• Kevin O
    Kevin O
    Also, the mother in law is coming! AHHHHH SO, to avoid looking like a scatterbrain as I inevitably do when I'm nervous I want to prepare as much as I can in advance as possible. Using any and all techniques including freezing if possible, or making the base and doing the meringue last minute for example what's the farthest in advance I could make these without it being a disaster on Christmas day. Cheers!
  • Ken R Rouxbe Staff
    Ken R
    Kevin- Don't despair! There are a few things you can do in advance and I have a few suggestions to make it festive. First, festive presentation: I think the tart as is, beautiful and iconic. My approach would be on how it's presented - on a large round platter with candied lemons and even some textural/natural elements like a small evergreen sprig or similar accent. For a flavor flair, I love a touch of ginger with lemon. Other "holiday/warm" spices like nutmeg and clove don't pair as well in my opinion. Even just the right plate to set it on can make a huge difference. You can also make a simple side sauce (limoncello/berry reduction) to pair with it - not needed - but a little bit can provide a counterpoint to color. As for preparing in advance: You can prepare, roll and set the tart crust ahead of time (1 week out). It can even be frozen in the tart pan. You can also make the lemon curd filling 2-3 days ahead of time- just be sure to chill it rapidly. It has plenty of sugar and acid to diminish potential for pathogenic growth, but it is still full of eggs. Prepare the meringue and execute the assembly and baking part last minute. Good luck!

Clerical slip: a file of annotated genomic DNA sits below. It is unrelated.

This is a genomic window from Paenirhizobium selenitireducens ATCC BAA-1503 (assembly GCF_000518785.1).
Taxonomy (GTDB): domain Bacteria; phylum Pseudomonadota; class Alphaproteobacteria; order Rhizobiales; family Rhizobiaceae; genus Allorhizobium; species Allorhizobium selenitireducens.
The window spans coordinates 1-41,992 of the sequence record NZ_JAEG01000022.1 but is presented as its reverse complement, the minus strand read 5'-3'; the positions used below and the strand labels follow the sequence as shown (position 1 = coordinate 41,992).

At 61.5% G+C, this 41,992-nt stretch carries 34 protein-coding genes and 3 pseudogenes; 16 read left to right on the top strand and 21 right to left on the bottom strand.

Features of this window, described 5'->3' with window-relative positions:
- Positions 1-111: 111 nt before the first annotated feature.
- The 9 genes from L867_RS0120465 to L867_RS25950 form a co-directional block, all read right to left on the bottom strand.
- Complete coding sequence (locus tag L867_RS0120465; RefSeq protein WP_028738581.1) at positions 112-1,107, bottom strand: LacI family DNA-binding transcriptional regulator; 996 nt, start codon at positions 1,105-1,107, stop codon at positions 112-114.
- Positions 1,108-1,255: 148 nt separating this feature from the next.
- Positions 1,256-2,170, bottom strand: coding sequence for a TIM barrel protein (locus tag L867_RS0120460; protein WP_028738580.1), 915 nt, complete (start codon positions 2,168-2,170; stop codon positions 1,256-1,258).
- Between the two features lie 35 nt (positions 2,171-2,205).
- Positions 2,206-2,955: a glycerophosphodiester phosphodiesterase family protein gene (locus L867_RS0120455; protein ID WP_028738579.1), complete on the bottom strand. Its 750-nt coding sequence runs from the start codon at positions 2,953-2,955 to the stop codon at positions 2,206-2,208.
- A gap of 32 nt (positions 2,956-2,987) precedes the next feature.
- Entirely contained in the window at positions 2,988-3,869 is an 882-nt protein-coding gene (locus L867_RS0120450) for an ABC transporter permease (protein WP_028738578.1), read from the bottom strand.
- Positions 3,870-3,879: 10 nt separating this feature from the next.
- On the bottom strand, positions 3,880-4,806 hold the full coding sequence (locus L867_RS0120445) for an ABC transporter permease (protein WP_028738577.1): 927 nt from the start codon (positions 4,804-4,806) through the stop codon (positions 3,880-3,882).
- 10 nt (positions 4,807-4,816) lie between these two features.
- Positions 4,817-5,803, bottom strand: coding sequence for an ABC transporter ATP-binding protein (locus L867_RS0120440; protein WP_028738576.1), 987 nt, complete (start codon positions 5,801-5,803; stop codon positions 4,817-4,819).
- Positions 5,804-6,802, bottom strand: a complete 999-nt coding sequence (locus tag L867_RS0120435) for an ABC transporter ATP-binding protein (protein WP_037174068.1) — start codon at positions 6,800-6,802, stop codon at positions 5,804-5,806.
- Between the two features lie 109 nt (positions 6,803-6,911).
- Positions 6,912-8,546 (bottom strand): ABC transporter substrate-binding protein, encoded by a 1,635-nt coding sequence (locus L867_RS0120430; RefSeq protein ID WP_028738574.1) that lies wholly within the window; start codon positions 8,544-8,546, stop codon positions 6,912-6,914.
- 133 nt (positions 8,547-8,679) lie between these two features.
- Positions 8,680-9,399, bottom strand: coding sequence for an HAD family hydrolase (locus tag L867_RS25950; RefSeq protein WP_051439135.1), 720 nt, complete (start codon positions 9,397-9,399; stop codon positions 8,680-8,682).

• Kevin O
    Kevin O
    really appreciate your input! :) If I have time over the period and remember to post I´ll let you know how it went.
  • Melodie W
    Melodie W
    I made this for my family today and put the lemon curd in a regular pie shell and I made regular meringue with it. Wow ! Everyone loved it. It tasted so good. Just curious would coconut sugar work in this recipe instead of regular sugar?
  • Ken R Rouxbe Staff
    Ken R
    Good work Melodie! Coconut sugar does not dissolve the same way white granulated sugar does, so you will want to test it and see how the texture comes out. It may be a bit gritty still. Let us know! ~Ken
  • Melodie W
    Melodie W
    Thanks Ken! Can you tell me how I can make this with less sugar or with what sugar alternative? I will let you know about the Coconut sugar though. :) Melodie
  • Ken R Rouxbe Staff
    Ken R
    Hi Melodie- Overall, you can reduce sugar in the crust, curd and meringue. I would start by simply reducing the sugar (by 10-20%) in each - just by a bit. Alternative sugars like coconut or date sugar will work in the crust but not create the smooth texture needed in the curd and meringue. Removing sugar will impact the flavor and balance of the dish, so just be aware that less sugar in the curd means the curd will be more tart. ~Ken